Anxiety can cause sleep issues, while insomnia can also make anxiety symptoms worse. Seeing a medical doctor and starting cognitive behavioral therapy are some strategies that can help you get a better night’s sleep.

Insomnia is the medical term for difficulty sleeping, which can include:

  • difficulty falling asleep
  • trouble staying asleep
  • waking up too early
  • waking up feeling tired

Anxiety is your body’s natural response to stress, where you feel apprehension or fear about what’s going to happen next. You may have an anxiety disorder if your feelings of anxiety:

  • are extreme
  • last for 6 months or longer
  • are interfering with your daily life and relationships

According to Mental Health America, nearly two-thirds of Americans state that stress causes them to lose sleep. They also note that poor sleep habits have been linked to problems like depression and anxiety.

Research has found that as many as 36% of people with an anxiety disorder also have insomnia.

Does anxiety cause insomnia, or does insomnia cause anxiety?

This question typically depends on which came first.

Sleep deprivation can elevate the risk for anxiety disorders. Insomnia can also worsen the symptoms of anxiety disorders or prevent recovery.

Anxiety can also contribute to disrupted sleep, often in the form of insomnia or nightmares.

The relationship between sleep and mental health

Researchers have reported that sleep seems to directly impact mental health. A study from 2021 found that improving sleep had a significant effect on participants’ anxiety, depression, rumination, and stress.

Mental health is connected to sleep quality because adequate sleep is needed to help you:

  • make decisions
  • problem-solve
  • regulate emotions
  • learn
  • pay attention

When you’re sleep-deprived, these skills are compromised, causing a potential increase in anxiety, depression, and stress over time.

If you think that you might have insomnia, talk with your doctor. Along with a physical exam, your doctor might recommend that you keep a sleep diary for a couple of weeks.

If your doctor thinks that a sleep disorder such as insomnia is a probability, they might recommend that you see a sleep specialist.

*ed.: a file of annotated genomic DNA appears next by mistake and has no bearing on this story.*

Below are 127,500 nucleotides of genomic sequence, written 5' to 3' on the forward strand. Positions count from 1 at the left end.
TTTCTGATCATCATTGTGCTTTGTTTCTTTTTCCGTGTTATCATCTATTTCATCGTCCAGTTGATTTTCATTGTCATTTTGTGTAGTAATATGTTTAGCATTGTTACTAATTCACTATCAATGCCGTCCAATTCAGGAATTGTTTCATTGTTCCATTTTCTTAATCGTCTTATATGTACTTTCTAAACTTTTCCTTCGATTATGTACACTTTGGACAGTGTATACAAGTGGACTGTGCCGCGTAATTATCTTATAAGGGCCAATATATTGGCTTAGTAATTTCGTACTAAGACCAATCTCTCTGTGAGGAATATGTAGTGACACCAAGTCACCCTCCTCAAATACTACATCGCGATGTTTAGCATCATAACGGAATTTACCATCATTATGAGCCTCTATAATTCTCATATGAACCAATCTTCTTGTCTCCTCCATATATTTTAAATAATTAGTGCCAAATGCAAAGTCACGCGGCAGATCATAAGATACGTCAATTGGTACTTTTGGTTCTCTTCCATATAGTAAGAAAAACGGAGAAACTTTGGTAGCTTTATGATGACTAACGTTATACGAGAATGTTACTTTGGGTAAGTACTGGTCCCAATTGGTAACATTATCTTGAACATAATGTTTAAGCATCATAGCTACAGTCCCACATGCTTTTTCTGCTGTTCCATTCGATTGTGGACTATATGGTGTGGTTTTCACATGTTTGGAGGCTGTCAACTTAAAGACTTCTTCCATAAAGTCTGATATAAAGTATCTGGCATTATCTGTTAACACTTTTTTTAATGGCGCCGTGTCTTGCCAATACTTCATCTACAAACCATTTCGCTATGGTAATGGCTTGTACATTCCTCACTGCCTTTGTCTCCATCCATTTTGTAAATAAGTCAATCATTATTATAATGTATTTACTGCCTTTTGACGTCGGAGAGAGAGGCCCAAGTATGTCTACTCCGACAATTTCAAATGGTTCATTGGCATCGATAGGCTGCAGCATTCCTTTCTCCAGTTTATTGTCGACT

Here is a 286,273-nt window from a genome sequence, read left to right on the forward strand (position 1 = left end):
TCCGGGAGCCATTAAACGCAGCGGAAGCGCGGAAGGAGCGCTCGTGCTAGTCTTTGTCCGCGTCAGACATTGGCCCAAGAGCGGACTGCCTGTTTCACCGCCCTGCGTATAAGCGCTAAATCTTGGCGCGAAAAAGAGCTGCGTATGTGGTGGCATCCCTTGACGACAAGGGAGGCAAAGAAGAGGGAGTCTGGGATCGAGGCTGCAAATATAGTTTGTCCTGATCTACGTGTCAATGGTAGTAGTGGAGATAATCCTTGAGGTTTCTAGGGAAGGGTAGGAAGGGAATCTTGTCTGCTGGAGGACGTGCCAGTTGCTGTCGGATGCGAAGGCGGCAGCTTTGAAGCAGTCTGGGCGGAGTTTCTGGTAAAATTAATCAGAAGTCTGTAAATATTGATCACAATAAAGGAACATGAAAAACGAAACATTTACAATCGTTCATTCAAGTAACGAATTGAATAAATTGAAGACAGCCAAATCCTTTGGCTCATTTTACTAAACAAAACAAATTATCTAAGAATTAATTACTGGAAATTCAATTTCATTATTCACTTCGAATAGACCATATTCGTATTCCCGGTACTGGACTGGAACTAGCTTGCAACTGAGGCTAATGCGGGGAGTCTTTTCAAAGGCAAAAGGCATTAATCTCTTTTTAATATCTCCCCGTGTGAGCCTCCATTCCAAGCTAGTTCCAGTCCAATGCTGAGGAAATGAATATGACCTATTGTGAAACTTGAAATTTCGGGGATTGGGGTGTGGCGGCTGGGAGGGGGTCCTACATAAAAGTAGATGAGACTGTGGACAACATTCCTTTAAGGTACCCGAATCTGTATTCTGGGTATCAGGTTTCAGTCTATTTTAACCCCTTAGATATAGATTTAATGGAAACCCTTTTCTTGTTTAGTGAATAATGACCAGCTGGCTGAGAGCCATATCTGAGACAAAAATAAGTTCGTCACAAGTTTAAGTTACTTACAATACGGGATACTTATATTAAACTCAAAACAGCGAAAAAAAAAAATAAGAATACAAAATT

A sleep specialist might suggest a polysomnogram (PSG), also referred to as a sleep study. During the sleep study, various physical activities you go through during sleep are electronically monitored and then interpreted.

Although there are over-the-counter sleep aids and prescription medications for insomnia, many doctors will start treating insomnia with cognitive behavioral therapy for insomnia (CBT-I).

CBT-I is used to help you understand, recognize, and change your attitudes that impact your ability to sleep and stay asleep.

Along with helping you control or eliminate worries or negative thoughts that keep you awake, CBT-I addresses the cycle that has you so worried about getting to sleep that you’re unable to fall asleep.

There are several strategies for helping you avoid behaviors that get in the way of good sleep. You can develop good sleep habits by practicing some of the following:

  • Practicing relaxation: Techniques such as breathing exercises and progressive muscle relaxation can help reduce anxiety at bedtime. Other relaxation techniques include taking a warm bath or meditating prior to going to bed.
  • Controlling stimuli: Things like using the bedroom for sleep only and not allowing other stimuli such as electronics in. This will help you dissociate your bed as a place of busy activity.
  • Setting a consistent bedtime: The same bedtime and wake-up time can help you train yourself for consistent sleep.
  • Avoiding naps: Avoiding naps and similar sleep restrictions can make you feel more tired at bedtime, which can help improve insomnia for some people.
  • Avoiding stimulants: Avoiding things like caffeine and nicotine close to bedtime can help you be physically ready for sleep. Your doctor might also recommend avoiding alcohol close to bedtime.
  • Getting comfortable: Make sure your mattress and pillows are comfortable and in good shape. Want suggestions? Browse our market, filled with editor-trusted and expert-verified pillow and mattress recommendations.

Your doctor may suggest other strategies tailored to your sleep environment and lifestyle that will help you learn and develop habits that will promote healthy sleep.

Which comes first: anxiety or insomnia? Either one.

According to the Anxiety and Depression Association of America, anxiety causes sleep problems, and sleep deprivation can cause an anxiety disorder.

If you think that you’re experiencing anxiety, insomnia, or both, talk with your doctor. A thorough diagnosis will help direct your treatment.